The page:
The History (short) and Fundamentals (shorter) of Sea Floor ...

The History (short) and Fundamentals (shorter) of Sea Floor ...


14 pages
Le téléchargement nécessite un accès à la bibliothèque YouScribe
Tout savoir sur nos offres


  • cours - matière potentielle : wwi
The History (short) and Fundamentals (shorter) of Sea Floor Mapping Techniques Mark Holmes Univ. of Washington Mimi D'Iorio NOAA Monterey
  • sounding device of robert hooke
  • pdr records into physiographic maps
  • denote time of outgoing pulse
  • bathymetry map of central puget
  • sea floor mapping techniques



Publié par
Nombre de visites sur la page 13
Langue English
Signaler un problème

From EU Model to Policy? The external promotion of regional

Mary Farrell
Senior Research Fellow, Centre d’Etudes et de Recherche International

1From EU Model to Policy? The external promotion of regional integration

The European Union has evolved since 1957 into a form of regional integration that
perhaps was not even imagined by the European leaders that signed the Treaty of Rome.
A political and economic community has been created, with a governance model that is
without parallel anywhere else in the world. There is a European legal order that was
constructed upon the laws of the founding treaty, and enhanced by the amendments
agreed in subsequent treaties, buttressed by the national legal institutions and the
European Court of Justice (ECJ). The influential role that the ECJ decisions have played
in pushing regional integration processes forward has led some analysts to highlight the
very political nature of the community’s supreme legal organ (Alter, 1996; Burley and
Mattli, 1993).

Within Europe, law and politics have interacted over the decades in the formulation and
implementation of an ever-expanding portfolio of internal policies and programmes that
contribute either directly or indirectly to a deepening of regional integration –
competition and industrial policy, regional policy (in the Structural and Cohesion Funds),
agriculture and fisheries, social and environmental, justice and home affairs, internal
market liberalisation and the single currency. This is a representative, rather than
conclusive, list of policy areas, and for most policy areas there is a portfolio of policy
1initiatives rather than one single encompassing policy.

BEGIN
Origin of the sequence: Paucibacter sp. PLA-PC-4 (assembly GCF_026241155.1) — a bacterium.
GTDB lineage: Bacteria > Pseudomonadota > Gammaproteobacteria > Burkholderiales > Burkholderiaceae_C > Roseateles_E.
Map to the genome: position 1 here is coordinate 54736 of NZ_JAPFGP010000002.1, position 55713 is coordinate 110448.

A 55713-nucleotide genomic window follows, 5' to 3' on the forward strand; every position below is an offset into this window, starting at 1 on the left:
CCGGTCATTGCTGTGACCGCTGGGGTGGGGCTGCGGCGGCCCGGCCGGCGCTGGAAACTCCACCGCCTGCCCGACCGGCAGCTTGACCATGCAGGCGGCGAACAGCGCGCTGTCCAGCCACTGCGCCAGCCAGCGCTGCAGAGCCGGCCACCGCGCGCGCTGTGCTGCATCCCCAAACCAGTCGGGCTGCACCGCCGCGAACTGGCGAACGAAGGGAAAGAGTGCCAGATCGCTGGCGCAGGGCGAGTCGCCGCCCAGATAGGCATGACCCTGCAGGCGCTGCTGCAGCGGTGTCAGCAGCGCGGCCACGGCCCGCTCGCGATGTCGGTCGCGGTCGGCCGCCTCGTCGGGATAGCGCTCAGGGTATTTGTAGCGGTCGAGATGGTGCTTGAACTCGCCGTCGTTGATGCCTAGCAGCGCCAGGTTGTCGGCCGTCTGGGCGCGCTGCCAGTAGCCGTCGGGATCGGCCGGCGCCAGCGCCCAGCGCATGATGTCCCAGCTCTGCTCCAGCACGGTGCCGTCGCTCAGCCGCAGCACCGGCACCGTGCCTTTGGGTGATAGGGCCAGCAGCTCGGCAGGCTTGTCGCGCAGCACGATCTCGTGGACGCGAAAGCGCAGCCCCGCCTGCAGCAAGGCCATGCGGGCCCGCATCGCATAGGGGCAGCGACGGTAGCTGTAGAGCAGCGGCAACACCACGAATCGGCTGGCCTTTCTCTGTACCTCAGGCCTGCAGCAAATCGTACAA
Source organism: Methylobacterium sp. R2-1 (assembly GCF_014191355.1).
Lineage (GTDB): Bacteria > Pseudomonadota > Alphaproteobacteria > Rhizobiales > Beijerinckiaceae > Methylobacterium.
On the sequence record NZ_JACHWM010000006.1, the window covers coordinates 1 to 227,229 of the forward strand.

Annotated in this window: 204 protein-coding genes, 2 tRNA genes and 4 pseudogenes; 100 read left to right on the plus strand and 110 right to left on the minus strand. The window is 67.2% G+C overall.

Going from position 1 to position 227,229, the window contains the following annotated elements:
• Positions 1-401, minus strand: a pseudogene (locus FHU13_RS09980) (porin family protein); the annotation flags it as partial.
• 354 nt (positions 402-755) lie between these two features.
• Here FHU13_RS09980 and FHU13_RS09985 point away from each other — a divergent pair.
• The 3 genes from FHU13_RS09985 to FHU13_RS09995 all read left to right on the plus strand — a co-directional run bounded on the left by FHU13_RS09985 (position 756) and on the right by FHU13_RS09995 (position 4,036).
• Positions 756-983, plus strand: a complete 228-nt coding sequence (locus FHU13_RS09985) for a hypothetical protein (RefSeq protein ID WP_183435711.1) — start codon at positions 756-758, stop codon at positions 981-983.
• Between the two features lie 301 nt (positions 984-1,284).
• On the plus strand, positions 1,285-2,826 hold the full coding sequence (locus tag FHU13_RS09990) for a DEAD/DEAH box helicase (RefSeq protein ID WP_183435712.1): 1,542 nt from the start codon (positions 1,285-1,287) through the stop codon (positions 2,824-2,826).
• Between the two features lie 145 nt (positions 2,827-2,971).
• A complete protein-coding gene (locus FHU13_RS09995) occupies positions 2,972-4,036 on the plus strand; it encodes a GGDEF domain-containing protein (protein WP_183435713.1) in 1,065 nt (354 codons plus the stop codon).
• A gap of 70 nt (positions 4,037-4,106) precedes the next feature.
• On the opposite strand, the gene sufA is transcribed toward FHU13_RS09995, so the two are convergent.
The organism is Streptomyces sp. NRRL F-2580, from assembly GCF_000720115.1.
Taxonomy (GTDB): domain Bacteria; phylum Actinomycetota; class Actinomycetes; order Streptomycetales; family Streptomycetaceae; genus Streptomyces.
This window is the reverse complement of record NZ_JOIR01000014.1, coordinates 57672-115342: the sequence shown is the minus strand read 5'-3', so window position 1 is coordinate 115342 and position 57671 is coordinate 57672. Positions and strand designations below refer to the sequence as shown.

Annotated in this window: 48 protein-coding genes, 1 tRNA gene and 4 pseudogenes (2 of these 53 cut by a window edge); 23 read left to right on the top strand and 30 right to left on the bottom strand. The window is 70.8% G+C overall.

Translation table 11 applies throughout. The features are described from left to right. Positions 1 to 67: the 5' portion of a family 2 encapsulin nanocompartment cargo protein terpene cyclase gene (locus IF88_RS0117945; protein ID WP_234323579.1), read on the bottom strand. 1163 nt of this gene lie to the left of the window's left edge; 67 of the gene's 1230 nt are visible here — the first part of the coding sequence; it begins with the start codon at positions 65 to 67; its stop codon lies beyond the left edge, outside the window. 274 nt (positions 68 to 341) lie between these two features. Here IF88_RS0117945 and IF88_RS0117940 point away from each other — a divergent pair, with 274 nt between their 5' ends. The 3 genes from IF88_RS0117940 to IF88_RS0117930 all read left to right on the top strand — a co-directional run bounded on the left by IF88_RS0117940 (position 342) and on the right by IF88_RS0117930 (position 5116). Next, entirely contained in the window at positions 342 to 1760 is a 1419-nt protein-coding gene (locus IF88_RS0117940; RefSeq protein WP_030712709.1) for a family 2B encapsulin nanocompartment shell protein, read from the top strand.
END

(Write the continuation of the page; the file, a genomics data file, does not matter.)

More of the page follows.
Since the 1990s, EU external relations policy includes support for and promotion of
regional integration and cooperation in other parts of the world. A series of regional
strategy papers produced by the European Commission set down the framework for
2cooperation between the EU and other regions. In the Cotonou Agreement between the

1 For a detailed account of the different EU policy areas, see H. Wallace and W. Wallace, Policy-Making in
the European Union, Oxford University Press.
2 So far, seven strategy papers have been issued, covering regional cooperation with the Andean
Community, Asia, the Balkans, Central America, the Euro-Mediterranean region, Latin America, and
Mercosur; two other regional strategy papers, covering Tacis Regional Cooperation, and Nuclear Safety
were released.
2EU and the African, Caribbean and Pacific countries, there is a strong emphasis placed
upon regional cooperation and integration. Since 2000, the official rhetoric around the
Agreement and in the subsequent meetings between high-level European Commission
officials and African delegations has reiterated the European intention to support regional
integration. In April 2005, Peter Mandelson, the European Commissioner responsible for
trade, spoke to the EU-ACP Joint Parliamentary Assembly meeting in Bamako about the
significance of regional integration in EU external relations, and particularly with respect
to the African countries. Commissioner Mandelson added that ‘regional integration, if
implemented properly, will build markets where economies of scale, return on
investment, and enhanced domestic competition become really meaningful and stimulate
3economic growth and employment’.

Growing interest in regional integration in different parts of the world saw renewed
attempts by countries in Asia, Latin America, and Africa to develop new forms of
cooperation with neighbouring countries and, in some cases, to attempt to re-invigorate
existing arrangements. The EU model has inspired many schemes of regional integration,
4and the question of exporting the European model is an important one. The issue of
exportability raises a number of pertinent questions that challenge both the nature and
capacity of the EU external relations policy, and the notion of regional integration in
international relations.

Clearly, the exportability of the EU model can be questioned on a number of grounds. As
experience already shows, many countries have devised regionally-distinctive modes of
cooperation. In Asia, there are a number of regional organisations with different
objectives and concerns, variously addressing economic, security and trade issues. No
consensus exists among the Asian countries on the primacy of any one organisation, nor
on the relevant scope of activities or the geographic coverage of the membership

3 See European Union web-site, http://www.europa-eu-int, accessed on 2 August 2005.
4 It should be noted that the intention is not to suggest that all other forms of regional integration have been
shaped by reference to the EU blueprint – but it can be recognised that the EU has served as an existing
case-study and at times as a counter-example of what countries do not want to create. In practice, there are